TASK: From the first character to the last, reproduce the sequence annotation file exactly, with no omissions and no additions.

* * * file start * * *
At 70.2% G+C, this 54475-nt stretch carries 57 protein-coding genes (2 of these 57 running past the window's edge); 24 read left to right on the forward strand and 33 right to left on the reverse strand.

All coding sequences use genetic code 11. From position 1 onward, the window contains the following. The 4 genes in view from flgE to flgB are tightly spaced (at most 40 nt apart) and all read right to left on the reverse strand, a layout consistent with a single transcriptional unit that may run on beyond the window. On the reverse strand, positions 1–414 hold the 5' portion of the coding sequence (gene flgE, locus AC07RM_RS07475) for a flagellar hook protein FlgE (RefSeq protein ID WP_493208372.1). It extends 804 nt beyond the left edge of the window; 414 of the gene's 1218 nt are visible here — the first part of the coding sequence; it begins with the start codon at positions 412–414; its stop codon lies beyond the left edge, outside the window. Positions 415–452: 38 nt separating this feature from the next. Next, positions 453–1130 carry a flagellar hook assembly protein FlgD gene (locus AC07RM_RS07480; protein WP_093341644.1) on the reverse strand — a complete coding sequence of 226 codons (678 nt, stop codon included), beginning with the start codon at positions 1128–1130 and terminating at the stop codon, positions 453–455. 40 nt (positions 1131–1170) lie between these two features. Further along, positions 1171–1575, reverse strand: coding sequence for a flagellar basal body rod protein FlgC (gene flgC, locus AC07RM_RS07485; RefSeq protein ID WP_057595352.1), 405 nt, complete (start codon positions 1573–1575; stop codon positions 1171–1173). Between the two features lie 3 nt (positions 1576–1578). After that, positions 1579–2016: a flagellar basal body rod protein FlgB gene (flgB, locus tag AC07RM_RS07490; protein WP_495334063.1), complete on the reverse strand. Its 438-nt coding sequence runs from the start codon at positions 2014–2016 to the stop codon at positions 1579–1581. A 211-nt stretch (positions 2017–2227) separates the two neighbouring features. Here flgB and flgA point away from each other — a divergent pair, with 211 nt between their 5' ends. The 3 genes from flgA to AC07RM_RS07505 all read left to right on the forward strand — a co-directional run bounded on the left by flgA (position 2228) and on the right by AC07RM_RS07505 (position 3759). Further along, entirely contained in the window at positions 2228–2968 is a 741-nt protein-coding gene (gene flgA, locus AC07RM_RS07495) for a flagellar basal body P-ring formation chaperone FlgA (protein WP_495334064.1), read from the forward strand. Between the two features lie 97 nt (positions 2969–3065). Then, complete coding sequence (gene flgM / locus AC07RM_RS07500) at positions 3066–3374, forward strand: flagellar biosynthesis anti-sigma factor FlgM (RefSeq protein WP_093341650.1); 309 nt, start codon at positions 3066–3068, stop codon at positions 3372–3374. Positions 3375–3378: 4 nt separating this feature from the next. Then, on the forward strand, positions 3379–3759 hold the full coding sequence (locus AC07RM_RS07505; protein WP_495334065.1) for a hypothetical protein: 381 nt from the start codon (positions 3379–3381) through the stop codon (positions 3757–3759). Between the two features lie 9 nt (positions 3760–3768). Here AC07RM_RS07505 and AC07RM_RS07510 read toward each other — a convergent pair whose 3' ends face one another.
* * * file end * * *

At 70.2% G+C, this 54475-nt stretch carries 57 protein-coding genes (2 of these 57 running past the window's edge); 24 read left to right on the forward strand and 33 right to left on the reverse strand.

All coding sequences use genetic code 11. From position 1 onward, the window contains the following. The 4 genes in view from flgE to flgB are tightly spaced (at most 40 nt apart) and all read right to left on the reverse strand, a layout consistent with a single transcriptional unit that may run on beyond the window. On the reverse strand, positions 1–414 hold the 5' portion of the coding sequence (gene flgE, locus AC07RM_RS07475) for a flagellar hook protein FlgE (RefSeq protein ID WP_493208372.1). It extends 804 nt beyond the left edge of the window; 414 of the gene's 1218 nt are visible here — the first part of the coding sequence; it begins with the start codon at positions 412–414; its stop codon lies beyond the left edge, outside the window. Positions 415–452: 38 nt separating this feature from the next. Next, positions 453–1130 carry a flagellar hook assembly protein FlgD gene (locus AC07RM_RS07480; protein WP_093341644.1) on the reverse strand — a complete coding sequence of 226 codons (678 nt, stop codon included), beginning with the start codon at positions 1128–1130 and terminating at the stop codon, positions 453–455. 40 nt (positions 1131–1170) lie between these two features. Further along, positions 1171–1575, reverse strand: coding sequence for a flagellar basal body rod protein FlgC (gene flgC, locus AC07RM_RS07485; RefSeq protein ID WP_057595352.1), 405 nt, complete (start codon positions 1573–1575; stop codon positions 1171–1173). Between the two features lie 3 nt (positions 1576–1578). After that, positions 1579–2016: a flagellar basal body rod protein FlgB gene (flgB, locus tag AC07RM_RS07490; protein WP_495334063.1), complete on the reverse strand. Its 438-nt coding sequence runs from the start codon at positions 2014–2016 to the stop codon at positions 1579–1581. A 211-nt stretch (positions 2017–2227) separates the two neighbouring features. Here flgB and flgA point away from each other — a divergent pair, with 211 nt between their 5' ends. The 3 genes from flgA to AC07RM_RS07505 all read left to right on the forward strand — a co-directional run bounded on the left by flgA (position 2228) and on the right by AC07RM_RS07505 (position 3759). Further along, entirely contained in the window at positions 2228–2968 is a 741-nt protein-coding gene (gene flgA, locus AC07RM_RS07495) for a flagellar basal body P-ring formation chaperone FlgA (protein WP_495334064.1), read from the forward strand. Between the two features lie 97 nt (positions 2969–3065). Then, complete coding sequence (gene flgM / locus AC07RM_RS07500) at positions 3066–3374, forward strand: flagellar biosynthesis anti-sigma factor FlgM (RefSeq protein WP_093341650.1); 309 nt, start codon at positions 3066–3068, stop codon at positions 3372–3374. Positions 3375–3378: 4 nt separating this feature from the next. Then, on the forward strand, positions 3379–3759 hold the full coding sequence (locus AC07RM_RS07505; protein WP_495334065.1) for a hypothetical protein: 381 nt from the start codon (positions 3379–3381) through the stop codon (positions 3757–3759). Between the two features lie 9 nt (positions 3760–3768). Here AC07RM_RS07505 and AC07RM_RS07510 read toward each other — a convergent pair whose 3' ends face one another.